Tuesday, February 10, 2009

Darwin levity

Richard Milner is a singing Darwinian scholar.

"Darwin the Comedian. Now That’s Entertainment!"


John Tierney

February 10th, 2009

New York Times

In 1953, two sixth graders in Bayside, Queens, became best friends after they discovered their shared passions for Gilbert & Sullivan operas, dinosaurs, the American Museum of Natural History and Charles Darwin. In their pantheon of heroes, Darwin ranked above even Joe DiMaggio. Their classmates, of course, considered them geeks and bestowed appropriate nicknames: Fossilface and Dino.

Fossilface grew up to become an evolutionary biologist better known as Stephen Jay Gould. Dino grew up to become Charles Darwin.

Officially, he is a science historian named Richard Milner, but he regularly turns into his hero on stage — complete with white beard, bowler and cape — in a one-man musical, "Charles Darwin: Live & In Concert." He does not apologize for this passion today any more than he did on the Queens playground.

"Everyone should find his own Darwin," Mr. Milner says. "The man was so large. He was a zoologist, a botanist, an explorer, a travel writer, a philosopher, an abolitionist, a doting father, a radical intellectual revolutionary with an utterly conservative and blemish-free lifestyle. He revolutionized every field he touched, and he was trained in none of them."

O.K., he was large. Granted, there are many Darwins to find. But until Mr. Milner came along, no one had ever found Darwin the Singing Comedian. There were not a lot of laughs in "On the Origin of Species," and its author said that just the thought of public speaking made him sick to his stomach. He had such bad stage fright that he asked someone else to read his landmark paper to the Linnean Society.

Somehow, though, Mr. Milner has turned the shy naturalist into a suavely bemused performer doing patter songs about trilobites, garfish and tortoise shells.

Even more remarkable, the show is amusing enough to keep generating paying gigs at colleges, museums and conferences around the world. Mr. Milner, who lives in Manhattan, supports himself with the earnings from his shows and his writing, including his forthcoming encyclopedia, "Darwin's Universe: Evolution From A to Z."

"As Darwin himself said, I am a millionaire in odd and useless facts," Mr. Milner said.

In his scholarly work, he has discovered another hidden side of the man: Darwin the Ghostbuster, who secretly helped finance the prosecution of a spiritualist con man being supported legally by Darwin’s scientific rival, Alfred Wallace (who discovered natural selection independently).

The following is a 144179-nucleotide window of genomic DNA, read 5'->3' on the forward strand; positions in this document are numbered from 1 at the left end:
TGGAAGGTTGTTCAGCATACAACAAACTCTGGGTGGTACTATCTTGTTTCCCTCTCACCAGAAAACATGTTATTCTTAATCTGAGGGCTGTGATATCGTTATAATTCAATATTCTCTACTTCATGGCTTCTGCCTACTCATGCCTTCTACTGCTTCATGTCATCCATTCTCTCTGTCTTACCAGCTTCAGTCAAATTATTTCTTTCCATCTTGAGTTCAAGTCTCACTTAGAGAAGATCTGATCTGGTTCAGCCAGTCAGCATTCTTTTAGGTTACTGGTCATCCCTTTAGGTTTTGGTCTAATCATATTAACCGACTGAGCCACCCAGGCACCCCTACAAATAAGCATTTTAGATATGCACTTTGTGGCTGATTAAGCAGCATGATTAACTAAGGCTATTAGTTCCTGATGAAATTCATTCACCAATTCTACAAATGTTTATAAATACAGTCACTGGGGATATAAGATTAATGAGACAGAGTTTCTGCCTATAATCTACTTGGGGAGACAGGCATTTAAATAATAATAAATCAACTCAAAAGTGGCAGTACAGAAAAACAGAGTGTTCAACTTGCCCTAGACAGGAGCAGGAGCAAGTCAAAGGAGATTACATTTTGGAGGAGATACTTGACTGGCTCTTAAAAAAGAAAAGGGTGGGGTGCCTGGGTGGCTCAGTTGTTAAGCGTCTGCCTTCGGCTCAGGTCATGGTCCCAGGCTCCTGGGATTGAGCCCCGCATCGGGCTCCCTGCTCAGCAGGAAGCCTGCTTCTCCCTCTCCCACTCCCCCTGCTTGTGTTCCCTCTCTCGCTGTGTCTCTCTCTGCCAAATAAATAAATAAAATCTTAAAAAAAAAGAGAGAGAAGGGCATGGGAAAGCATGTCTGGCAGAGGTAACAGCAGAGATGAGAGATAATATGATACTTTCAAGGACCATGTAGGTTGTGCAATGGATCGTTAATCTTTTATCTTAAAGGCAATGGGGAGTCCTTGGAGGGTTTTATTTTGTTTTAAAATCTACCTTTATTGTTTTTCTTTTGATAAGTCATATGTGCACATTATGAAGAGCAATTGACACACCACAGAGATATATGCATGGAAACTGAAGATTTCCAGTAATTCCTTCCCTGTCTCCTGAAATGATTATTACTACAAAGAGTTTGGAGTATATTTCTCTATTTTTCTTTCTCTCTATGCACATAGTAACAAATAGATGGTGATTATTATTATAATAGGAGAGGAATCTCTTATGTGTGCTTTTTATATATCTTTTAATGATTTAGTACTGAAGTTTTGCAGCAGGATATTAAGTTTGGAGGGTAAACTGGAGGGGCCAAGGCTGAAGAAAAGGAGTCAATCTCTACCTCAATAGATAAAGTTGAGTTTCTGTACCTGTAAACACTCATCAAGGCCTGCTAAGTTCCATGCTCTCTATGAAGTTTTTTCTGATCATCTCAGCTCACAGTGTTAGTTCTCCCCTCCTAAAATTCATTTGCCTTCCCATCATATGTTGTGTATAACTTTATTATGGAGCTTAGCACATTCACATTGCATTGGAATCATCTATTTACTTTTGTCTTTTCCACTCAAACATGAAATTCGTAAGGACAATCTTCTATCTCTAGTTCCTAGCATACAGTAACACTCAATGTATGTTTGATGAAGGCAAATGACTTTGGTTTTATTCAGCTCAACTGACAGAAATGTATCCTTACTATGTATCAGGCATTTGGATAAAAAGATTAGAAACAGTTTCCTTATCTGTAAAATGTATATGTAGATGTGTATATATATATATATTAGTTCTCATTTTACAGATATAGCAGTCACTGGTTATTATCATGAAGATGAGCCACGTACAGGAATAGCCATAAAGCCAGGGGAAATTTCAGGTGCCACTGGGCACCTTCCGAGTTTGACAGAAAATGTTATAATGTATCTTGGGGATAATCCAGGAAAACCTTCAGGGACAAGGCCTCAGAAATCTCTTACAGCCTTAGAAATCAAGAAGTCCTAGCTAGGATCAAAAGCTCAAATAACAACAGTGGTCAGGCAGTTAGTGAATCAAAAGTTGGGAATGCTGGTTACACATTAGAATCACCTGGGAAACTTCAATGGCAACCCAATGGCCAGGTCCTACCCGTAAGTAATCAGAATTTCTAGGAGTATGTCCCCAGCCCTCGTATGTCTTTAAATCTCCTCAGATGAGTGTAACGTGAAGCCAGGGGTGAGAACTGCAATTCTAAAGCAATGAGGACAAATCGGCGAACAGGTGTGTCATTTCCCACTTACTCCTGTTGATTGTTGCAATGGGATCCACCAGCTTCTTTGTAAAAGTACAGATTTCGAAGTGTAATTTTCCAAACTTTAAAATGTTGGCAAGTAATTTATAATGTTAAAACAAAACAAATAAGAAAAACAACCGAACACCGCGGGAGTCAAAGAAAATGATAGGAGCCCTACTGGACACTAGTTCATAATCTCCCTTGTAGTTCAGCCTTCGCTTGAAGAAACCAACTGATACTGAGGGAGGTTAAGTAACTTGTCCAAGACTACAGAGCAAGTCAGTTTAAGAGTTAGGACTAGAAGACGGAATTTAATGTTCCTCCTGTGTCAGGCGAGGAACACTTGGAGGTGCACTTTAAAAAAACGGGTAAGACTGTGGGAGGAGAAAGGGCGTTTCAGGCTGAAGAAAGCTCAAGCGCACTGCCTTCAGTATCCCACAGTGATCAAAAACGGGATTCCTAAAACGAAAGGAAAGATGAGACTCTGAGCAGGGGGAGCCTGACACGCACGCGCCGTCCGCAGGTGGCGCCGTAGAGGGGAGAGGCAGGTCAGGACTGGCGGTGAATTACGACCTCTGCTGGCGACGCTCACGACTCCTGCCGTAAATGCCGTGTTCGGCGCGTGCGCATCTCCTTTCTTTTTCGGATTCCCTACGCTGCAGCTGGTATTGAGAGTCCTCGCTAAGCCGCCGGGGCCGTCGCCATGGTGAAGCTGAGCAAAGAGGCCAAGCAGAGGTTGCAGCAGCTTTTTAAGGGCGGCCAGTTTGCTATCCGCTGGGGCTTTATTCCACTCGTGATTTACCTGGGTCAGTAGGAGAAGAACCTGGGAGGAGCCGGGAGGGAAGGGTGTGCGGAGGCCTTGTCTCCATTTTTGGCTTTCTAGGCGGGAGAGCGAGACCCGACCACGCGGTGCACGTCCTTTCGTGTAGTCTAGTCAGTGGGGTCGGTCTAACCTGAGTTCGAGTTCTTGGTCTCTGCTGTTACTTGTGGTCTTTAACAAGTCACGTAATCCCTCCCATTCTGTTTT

But none of this scholarship is as challenging as finding humor in Darwin. The first rule is not to look for the laughs in Darwin's books.

"It's in his letters that you find the warm and sometimes funny Darwin," Mr. Milner said. Darwin recorded some of the foibles of the humans traveling with him on the Beagle, like the ship captain’s attempt to "civilize" the Indians of Tierra del Fuego by educating three of them in England and then returning them to their home.

"Darwin knew it was a ridiculous scheme," Mr. Milner said, "when he saw what supplies English ladies had sent for the group, including fine linens, silver soup tureens and beaver hats. He called it 'the most culpable folly.'" In Mr. Milner's musical version of the story, the captain's dreams ("Savage squaws in gowns and bonnets/Spear-toting natives quoting sonnets") are crushed when one of the Indians casts off foreign clothes and announces his verdict of English living: "It is plain, it's a pain."

After his trip, Darwin procrastinated in writing up his theory, worrying about the reaction from religious leaders. He confided to one friend that proposing the mutability of species would be "like confessing a murder" and had a nightmare of being hanged.

Darwin did not record the details of the nightmare, but Mr. Milner and his co-lyricist, John Woram, imagine it involved a trial on a beach in the Galápagos with an Anglican vicar as judge, prosecutor and jury.

To challenge my fitness, he calls his first witness,

An albatross down from Guiana.

But the bird flicks his tail and turns into a snail,

Then uncoils and becomes an iguana.

The judge is perplexed, and I say, "Don't be vexed,

We've been changing since Adam's arrival.

The monk in his cloister descends from an oyster,

The fittest have mastered survival."

When Darwin did finally unveil his theory, he was too shy to debate it in public, leaving that to his friend Thomas Henry Huxley. Far from being timid about evolution, Huxley's reaction upon reading the theory was, "How extremely stupid not to have thought of that!" Mr. Milner has him singing:

There was an ancient mammal that could hop and leap around,

But with webbing 'twixt his fingers, he could fly right off the ground.

And so this mousy creature evolved into a bat.

Why didn't I think of that?

Mr. Milner's show provides sound bites from Huxley's famous 1860 debate in Oxford against Bishop Samuel Wilberforce, who scornfully asked Huxley whether he was descended from an ape through his grandfather or his grandmother. Huxley had the last word years later, when the bishop died after being thrown headfirst from a horse.

"His end has been all too tragic for his life," Huxley wrote in a letter. "For once, reality and his brains came into contact and the result was fatal."

That line is the most dependable laugh of the show, partly because there are still religious leaders resisting evolution, and partly because it's so much nastier than anything Darwin ever said — or at least anything that Mr. Milner has come up with so far. But he's still looking for that Darwin, too.

Darwin in Song

Monkey Do: Darwin, the Musical

No comments: